Heroes From Holyoke: The Doris Schubach And Walter Noffke Story

Photo courtesy "Skating" magazine

"Figure skating challenges the total abilities of the person. We are on the way to becoming a nation of conformists and spectators. Something like skating, which each person can achieve on his own level and which can be enjoyed from the cradle to the grave, fulfills a real need." - Doris Schubach, "Skating" magazine, January 1967

Photo courtesy "Skating" magazine

Doris Virginia Schubach was born January 11, 1924 in Holyoke, Massachusetts, a small city on the outskirts of Springfield. She grew up with her parents Gustave and Lepha (Brunelle) and older sister Mae on Norwood Terrace. Her father was a machinist at the White and Wycoff Manufacturing Company, which produced specialty paper products. A stone's throw away on Chestnut Street, Walter Robert Noffke Jr. grew up in a home with his parents Walter and Esther, step-brother Joseph and his two aunts. His parents and step-brother all worked at an alpaca wool mill, his father as a percher (examining textiles for defects), his mother as an industrial nurse and his step-brother as a loom fixer.

Doris and Walter's high school yearbook photos. Photos courtesy Holyoke Public Library.

Doris was persuaded to start skating by her father when she was twelve.  She joined the Springfield Ice Birds and teamed up with Walter in 1937 when they were both attending Holyoke High School. For the majority of Doris and Walter's career, Doris' father acted as her coach. Though Gustave Schubach's only knowledge of skating came from the books he read, he eventually worked his way up the ladder to become a USFSA judge.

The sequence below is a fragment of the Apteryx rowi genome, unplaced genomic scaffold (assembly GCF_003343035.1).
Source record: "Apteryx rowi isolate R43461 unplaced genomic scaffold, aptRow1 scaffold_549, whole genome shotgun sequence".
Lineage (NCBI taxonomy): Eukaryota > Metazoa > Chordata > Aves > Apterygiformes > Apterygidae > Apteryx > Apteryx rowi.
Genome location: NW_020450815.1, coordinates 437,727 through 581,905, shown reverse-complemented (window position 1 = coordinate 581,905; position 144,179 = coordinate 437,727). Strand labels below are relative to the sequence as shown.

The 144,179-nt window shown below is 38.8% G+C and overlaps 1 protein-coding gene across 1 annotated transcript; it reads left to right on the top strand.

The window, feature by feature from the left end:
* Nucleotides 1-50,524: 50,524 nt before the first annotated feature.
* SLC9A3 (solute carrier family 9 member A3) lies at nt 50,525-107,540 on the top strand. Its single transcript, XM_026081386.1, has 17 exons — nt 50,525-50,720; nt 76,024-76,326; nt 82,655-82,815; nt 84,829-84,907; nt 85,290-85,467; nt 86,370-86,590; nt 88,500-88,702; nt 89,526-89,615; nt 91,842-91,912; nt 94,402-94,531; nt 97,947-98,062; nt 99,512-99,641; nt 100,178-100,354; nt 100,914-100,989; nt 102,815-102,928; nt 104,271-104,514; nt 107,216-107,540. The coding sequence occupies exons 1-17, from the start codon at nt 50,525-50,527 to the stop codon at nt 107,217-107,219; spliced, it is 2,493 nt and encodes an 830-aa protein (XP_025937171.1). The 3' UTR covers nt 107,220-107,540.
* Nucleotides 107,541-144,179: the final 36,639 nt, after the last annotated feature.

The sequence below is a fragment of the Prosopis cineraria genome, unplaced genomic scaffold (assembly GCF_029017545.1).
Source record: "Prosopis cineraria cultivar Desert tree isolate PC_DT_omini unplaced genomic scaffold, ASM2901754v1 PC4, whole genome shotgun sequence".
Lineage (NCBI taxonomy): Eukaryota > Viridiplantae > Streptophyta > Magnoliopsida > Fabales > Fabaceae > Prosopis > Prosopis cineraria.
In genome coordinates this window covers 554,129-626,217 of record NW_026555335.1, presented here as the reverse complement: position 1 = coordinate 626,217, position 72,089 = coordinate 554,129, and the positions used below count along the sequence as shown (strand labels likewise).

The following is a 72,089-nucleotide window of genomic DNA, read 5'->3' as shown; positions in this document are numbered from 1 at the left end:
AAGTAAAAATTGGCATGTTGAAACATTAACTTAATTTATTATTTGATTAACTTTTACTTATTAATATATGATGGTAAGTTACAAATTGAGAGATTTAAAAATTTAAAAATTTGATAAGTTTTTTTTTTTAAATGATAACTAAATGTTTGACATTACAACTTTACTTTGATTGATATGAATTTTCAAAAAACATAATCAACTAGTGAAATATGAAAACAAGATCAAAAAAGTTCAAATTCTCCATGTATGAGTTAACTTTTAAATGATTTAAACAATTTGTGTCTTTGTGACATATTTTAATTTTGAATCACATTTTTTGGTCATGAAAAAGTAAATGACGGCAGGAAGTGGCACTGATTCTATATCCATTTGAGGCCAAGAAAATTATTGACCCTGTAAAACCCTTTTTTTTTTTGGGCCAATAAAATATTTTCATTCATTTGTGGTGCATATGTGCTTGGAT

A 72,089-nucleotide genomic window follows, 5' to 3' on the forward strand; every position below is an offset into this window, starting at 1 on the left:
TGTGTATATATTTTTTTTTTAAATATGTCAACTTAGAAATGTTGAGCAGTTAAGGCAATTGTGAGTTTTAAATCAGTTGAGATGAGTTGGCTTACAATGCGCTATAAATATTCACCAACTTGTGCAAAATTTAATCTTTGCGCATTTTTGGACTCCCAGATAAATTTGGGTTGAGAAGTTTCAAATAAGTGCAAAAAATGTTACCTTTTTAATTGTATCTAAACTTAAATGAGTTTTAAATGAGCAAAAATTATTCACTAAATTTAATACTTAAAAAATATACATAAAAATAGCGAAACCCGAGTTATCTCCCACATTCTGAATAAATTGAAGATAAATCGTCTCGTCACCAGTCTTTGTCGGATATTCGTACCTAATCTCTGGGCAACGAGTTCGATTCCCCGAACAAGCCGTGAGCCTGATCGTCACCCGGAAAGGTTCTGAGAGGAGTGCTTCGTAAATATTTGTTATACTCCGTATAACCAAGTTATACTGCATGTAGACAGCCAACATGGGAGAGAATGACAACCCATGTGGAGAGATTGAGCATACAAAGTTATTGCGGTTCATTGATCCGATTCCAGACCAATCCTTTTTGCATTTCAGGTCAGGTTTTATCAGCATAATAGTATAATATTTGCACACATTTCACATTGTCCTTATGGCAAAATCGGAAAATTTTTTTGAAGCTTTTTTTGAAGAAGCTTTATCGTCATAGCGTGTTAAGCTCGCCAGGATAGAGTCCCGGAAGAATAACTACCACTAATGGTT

Photo courtesy Holyoke Public Library

In an article in "Skating" magazine in 1967, Doris recalled, "We were very close and when he decided that I should learn to skate, there just didn't seem to be any choice... There were times when I thought off him as a Simon Legree! He had little formal education but he possessed an enlightened and imaginative mind and enough determination for both of us! I was always  afraid to perform alone and consented to enter competition only when my father suggested that Walter and I perform as a pair." Doris and Walter's only formal instruction came in the form of dance lessons from Gustave Lussi in Lake Placid... and those lessons only occurred in the summers after both had graduated from high school.


Doris and Walter won their first two competitions together - the junior pairs titles at the 1941 Eastern and U.S. Championships - enroute to claiming the U.S. senior pairs titles in 1942, 1943 and 1944. Their signature music was "Sleepy Lagoon" by Henry Mancini. "We had many compliments on the originality and imaginative qualities of our programs," Doris recalled.

Photo courtesy Springfield City Library

In addition to skating pairs, Doris and Walter performed as a four in Lake Placid carnivals with Barbara and John House of Niagara Falls and won an impressive collection of trophies in ice dance competitions at the New England and Eastern Championships in the early forties. In "Skating" magazine, Joseph K. Savage raved, "Their soft knee action coupled with their excellent hand and arm positions has been the cause of their success and could well be copied by our dancers. It also makes the Tango something worth seeing."

Photo courtesy "Skating" magazine